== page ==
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The beltsander, also an old Makita warhorse, attached to the shopvac is a well-behaved brute even with 36grit belts.

May-16-Mon - No boatwork. Insert invectives and explitives of your choosing. I guarantee they're milder than the torrent I hurled at the landlord. Melvin and I snap some slope (chalk) lines along the side walls. Then we begin stretching plastic, starting from the front and working toward the back, heading ever lower, where the drips will collect above the toilet. Before we we're even finished water started collecting above the plastic. The final step of the installation was to poke a hole at the intended collection point and hang a weighted string in the hole just above the toilet. You can't just let one of these "ceilings" drip or else the drips will splatter an area 4' in diameter. The string gently drains the pool above all the way to the collection point below, in this case the toilet.

May-17-Tue - Day 90 - Planed and beltsanded side 2. The Beast is getting lighter but only marginally so. I corral garage neighbors as they appear to help me turn the ridder over, or take it outside and spin it end-for-end. Then I set to work making it more rudder-like and less tombstone like.

May-18-Wed - Roundedover leading edge. Again this required some neighborly help. Good thing I'm such an all-around swell guy and universally loved.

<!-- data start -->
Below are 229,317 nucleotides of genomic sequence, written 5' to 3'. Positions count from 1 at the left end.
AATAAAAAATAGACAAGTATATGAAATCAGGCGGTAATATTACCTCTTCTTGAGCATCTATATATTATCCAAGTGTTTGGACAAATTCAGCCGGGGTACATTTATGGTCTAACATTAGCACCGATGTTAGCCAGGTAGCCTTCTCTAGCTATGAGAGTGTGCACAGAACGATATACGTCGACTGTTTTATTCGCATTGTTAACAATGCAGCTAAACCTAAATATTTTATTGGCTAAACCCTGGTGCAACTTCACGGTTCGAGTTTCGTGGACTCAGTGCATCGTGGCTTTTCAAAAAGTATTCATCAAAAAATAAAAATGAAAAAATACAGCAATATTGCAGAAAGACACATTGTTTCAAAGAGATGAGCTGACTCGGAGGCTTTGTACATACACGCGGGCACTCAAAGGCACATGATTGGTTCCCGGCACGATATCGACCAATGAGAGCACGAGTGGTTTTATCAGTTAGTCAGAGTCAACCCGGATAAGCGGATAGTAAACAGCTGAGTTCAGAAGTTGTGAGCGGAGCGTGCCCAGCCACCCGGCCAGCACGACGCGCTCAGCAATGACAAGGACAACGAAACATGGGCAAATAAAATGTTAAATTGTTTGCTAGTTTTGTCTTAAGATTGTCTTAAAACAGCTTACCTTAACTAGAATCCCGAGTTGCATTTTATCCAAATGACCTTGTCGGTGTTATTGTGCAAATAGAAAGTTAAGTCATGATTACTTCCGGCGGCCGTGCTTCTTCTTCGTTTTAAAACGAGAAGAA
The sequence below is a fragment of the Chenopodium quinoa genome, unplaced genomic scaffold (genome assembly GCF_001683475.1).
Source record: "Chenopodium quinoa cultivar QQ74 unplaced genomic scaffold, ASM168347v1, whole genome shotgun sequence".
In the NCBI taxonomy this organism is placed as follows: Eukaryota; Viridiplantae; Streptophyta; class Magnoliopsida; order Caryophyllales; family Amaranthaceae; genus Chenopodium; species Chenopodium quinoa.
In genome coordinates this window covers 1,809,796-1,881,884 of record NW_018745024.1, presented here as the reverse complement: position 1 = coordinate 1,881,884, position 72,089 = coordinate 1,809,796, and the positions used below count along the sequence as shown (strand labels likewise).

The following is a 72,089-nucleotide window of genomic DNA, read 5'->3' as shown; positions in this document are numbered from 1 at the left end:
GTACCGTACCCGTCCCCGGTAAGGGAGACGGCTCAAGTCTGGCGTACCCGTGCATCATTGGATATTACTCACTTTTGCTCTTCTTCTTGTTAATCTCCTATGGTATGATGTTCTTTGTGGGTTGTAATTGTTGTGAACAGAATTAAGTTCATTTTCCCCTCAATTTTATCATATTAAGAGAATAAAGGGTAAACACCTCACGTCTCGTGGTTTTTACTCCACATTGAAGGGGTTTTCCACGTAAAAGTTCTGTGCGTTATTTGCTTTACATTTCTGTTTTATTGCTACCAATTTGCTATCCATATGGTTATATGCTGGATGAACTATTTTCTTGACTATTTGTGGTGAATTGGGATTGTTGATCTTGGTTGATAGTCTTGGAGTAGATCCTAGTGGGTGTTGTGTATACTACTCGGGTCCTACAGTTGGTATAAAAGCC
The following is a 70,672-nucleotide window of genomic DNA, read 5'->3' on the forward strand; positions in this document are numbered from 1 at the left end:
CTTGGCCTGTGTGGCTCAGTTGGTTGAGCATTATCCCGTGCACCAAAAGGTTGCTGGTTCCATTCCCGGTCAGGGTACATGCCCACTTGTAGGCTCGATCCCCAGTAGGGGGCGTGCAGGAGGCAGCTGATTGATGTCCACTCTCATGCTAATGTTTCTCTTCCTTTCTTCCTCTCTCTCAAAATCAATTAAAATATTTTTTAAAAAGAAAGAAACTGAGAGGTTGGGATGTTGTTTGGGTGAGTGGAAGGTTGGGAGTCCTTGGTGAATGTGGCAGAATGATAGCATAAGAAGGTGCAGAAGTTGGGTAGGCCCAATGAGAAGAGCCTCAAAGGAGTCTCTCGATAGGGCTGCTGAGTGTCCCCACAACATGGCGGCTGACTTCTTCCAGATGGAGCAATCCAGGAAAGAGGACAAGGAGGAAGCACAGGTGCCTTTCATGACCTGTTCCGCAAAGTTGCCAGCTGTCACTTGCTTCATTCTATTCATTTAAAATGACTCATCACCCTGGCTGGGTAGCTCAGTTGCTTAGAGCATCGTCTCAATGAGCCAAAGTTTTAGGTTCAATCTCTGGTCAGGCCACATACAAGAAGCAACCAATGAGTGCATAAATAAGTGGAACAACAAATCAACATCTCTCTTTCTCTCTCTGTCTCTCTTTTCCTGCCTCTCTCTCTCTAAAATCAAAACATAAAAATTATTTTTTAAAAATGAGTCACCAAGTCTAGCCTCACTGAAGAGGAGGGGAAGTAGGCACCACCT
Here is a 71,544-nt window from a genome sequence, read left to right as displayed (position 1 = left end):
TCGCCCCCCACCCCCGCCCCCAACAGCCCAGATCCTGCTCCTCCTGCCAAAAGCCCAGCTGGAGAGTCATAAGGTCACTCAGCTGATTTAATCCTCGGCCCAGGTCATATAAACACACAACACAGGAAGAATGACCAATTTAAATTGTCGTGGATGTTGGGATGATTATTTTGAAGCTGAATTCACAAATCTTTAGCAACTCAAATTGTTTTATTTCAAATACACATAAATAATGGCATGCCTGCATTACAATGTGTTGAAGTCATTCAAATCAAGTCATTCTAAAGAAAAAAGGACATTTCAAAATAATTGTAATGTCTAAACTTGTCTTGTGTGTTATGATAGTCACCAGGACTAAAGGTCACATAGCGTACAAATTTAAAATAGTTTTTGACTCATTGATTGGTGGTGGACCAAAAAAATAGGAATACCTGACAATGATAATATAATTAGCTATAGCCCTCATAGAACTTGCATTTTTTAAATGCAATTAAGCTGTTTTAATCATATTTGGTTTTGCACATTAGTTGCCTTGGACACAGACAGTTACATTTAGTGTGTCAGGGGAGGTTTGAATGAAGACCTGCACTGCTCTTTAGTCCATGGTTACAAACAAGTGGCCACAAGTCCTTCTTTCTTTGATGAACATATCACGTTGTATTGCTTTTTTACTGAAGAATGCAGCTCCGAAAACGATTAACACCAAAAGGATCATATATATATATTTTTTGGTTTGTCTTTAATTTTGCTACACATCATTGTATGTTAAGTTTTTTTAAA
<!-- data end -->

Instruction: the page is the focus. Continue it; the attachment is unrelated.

Prop cutout, side 1. My sabersaw blades aren't quite long enough to cut clear through. I debate closing up shop to go buy longer blades. My French practicality blends smoothlessly with my Scottish frugality and I decide to wait until I turn the slab over again to finish the cut.

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May-19-Thu - Finish propeller cutout. Begin feathering cutout. Sometime along the way, I roundedover the trailing edge and bottom edge.

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The Magik Marker lines are telltails indicating water flow so I get more taper here, less there. I figure any taper is better than none but the rudder, it would be unfair to call it a slab or beast at this point, is getting a might skimpy to this seasoned eye, so I'm being cautious. Notice the "Dalps" below the rudder; mountains of sawdust I've been saving for Jarret to clean on Saturday.

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Standing the rudder on edge allowed me to see and feather both sides at the same time.